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October 2013 Gun Safety

The Jewish Community Relations Council (JCRC) believes that the level of gun violence in America is unacceptable. While the JCRC supports the Second Amendment and the rights therein, such as the right to individual gun ownership and the right to self-defense, it also recognizes that said rights are not unlimited, and supports reasonable measures to ensure greater safety in the ownership, procurement and use of guns in our society. This belief is grounded in Jewish tradition and a respect for the laws of the United States.

Judaism teaches that we should not sell weapons to anyone who we fear will use them inappropriately (Avodah Zarah 15b). For example, the Torah states, “Take utmost care and watch yourself scrupulously,” (Deuteronomy 4:9). Indeed, the Torah not only allows people to protect themselves and their homes with deadly force, if necessary, but in fact mandates that potential victims or even bystanders protect others from those who might seek to commit murder (rodef). “Do not stand by the bloodshed of your fellow.” (Leviticus 19:16). The JCRC firmly believes that all humans have a sacred duty to save lives when they have the ability to do so.

The JCRC respects both the sanctity of life and the duty to protect against evil acts, and supports a balanced approach to protecting individual liberties and safeguarding society. The JCRC supports significant enhancements to the current gun purchase background check system to ensure that guns do not fall into the hands of criminals and those ineligible to purchase firearms. The current system is lacking because it is only enforced against federally licensed dealers.

The National Instant Criminal Background Check System (NICS), mandated by the Brady Handgun Violence Prevention Act of 1993, and launched by the Federal Bureau of Investigation (FBI) in November, 1998, is currently used by federal firearms licensees to instantly determine whether a prospective buyer is eligible to buy firearms or explosives. The NICS requires licensees to check with the FBI or other designated agencies to ensure that customers do not have a criminal record or are not otherwise ineligible to make a purchase. More than 100 million such checks have been conducted in the last decade alone with more than 700,000 denials.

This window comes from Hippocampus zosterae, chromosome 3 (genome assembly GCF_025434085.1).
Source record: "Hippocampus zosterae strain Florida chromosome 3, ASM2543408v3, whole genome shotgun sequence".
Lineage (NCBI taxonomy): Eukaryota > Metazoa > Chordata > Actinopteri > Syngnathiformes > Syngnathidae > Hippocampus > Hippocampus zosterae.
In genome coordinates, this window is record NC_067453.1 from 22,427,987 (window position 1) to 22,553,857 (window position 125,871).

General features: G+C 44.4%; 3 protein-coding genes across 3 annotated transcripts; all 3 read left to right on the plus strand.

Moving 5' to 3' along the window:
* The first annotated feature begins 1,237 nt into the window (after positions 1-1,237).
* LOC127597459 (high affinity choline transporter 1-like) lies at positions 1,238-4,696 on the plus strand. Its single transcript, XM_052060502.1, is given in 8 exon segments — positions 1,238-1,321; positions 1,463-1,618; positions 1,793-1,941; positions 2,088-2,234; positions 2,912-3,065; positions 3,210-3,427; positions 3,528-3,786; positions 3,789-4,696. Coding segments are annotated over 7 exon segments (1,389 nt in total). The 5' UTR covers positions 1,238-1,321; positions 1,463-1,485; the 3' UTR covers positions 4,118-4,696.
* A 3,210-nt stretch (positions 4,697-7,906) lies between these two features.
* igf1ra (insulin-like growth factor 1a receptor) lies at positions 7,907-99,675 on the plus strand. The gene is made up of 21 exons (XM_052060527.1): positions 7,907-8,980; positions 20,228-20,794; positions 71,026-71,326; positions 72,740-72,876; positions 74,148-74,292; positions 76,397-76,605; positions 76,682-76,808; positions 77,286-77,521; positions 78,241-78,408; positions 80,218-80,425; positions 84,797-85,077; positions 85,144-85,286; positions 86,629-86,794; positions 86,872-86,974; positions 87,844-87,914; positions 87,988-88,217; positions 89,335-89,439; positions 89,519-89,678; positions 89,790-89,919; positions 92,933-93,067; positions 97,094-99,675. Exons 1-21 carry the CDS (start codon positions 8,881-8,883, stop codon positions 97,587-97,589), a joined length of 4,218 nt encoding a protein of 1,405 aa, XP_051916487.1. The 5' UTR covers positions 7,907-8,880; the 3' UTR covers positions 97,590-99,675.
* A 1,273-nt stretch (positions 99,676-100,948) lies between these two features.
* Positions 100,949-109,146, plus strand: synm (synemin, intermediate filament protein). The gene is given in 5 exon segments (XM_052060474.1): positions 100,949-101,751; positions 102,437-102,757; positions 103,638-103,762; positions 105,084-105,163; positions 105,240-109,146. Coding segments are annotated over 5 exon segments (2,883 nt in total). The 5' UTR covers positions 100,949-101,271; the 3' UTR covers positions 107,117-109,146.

A sensible comprehensive expansion of the NICS applying to secondary and private markets, such as gun shows and internet sales, for the purposes of imposing an additional and significant layer of protection against guns ending up in the wrong hands, would go a long way toward closing the loopholes in the current system. In supporting expansion of the NICS to secondary and private markets, the current federal policy against creating a firearms registry would remain. The addition of strict penalties against sellers for violations of this policy should be included.

More than $1 billion in federal taxes is spent every year on maintaining the NICS. Such funds are seemingly wasted if a criminal or an ineligible buyer is able to easily avoid a background check by merely going to the local gun show or internet, as opposed to the local gun store to procure firearms. An expanded NICS to the secondary and private markets would allow for greater fiscal responsibility in the current spending on the NICS.

The JCRC recognizes that sales of guns to and use by those who are otherwise prohibited from owning guns are a problem. Far too many incidents of gun violence in America are caused by the use of legally owned guns obtained by those who should not have access to them, such as repeat offenders, children or those with mental illness. Therefore, the JCRC believes increasing penalties for gun owners if their guns are used in the commission of a crime would likely heighten awareness and lead to greater gun safeguards.
The JCRC recognizes that multiple factors influence gun violence (including mental health problems, pervasive exposure to violence, and acceptance of violence as a means of solving disputes, amongst others), and, thus, supports mental health education, anger management, and suicide and violence prevention programs.

In addition to expanding the current NICS background check system to establish a comprehensive background check policy on secondary and private gun purchases, the JCRC supports the more stringent enforcement of current federal and state laws regulating illegal gun trafficking to stem and reverse the tide of illegal guns and resulting gun crimes in the United States. Greater action must be taken to prevent illegal gun trafficking and other methods of furthering the illegal gun trade, such as “straw purchases,” where individuals with clean records purchase guns with the express intent of giving or selling them to those who otherwise are unauthorized to have them. By enforcing the current laws and instituting severe penalties against those whose guns are used in the commission of a crime, illegal gun trafficking can be diminished.

The JCRC supports current federal laws regarding gun safety and deplores efforts by the Missouri General Assembly to nullify federal gun laws, in many cases, even before such federal laws exist.
Therefore, the St. Louis Jewish Community Relations Council supports taking the following action steps:

• Support legislation and ballot initiatives that would enhance comprehensive background checks.
• Oppose efforts by the Missouri legislature to nullify federal gun laws consistent with this statement.
• Work with organizations and coalition partners in supporting gun safety efforts consistent with this statement.

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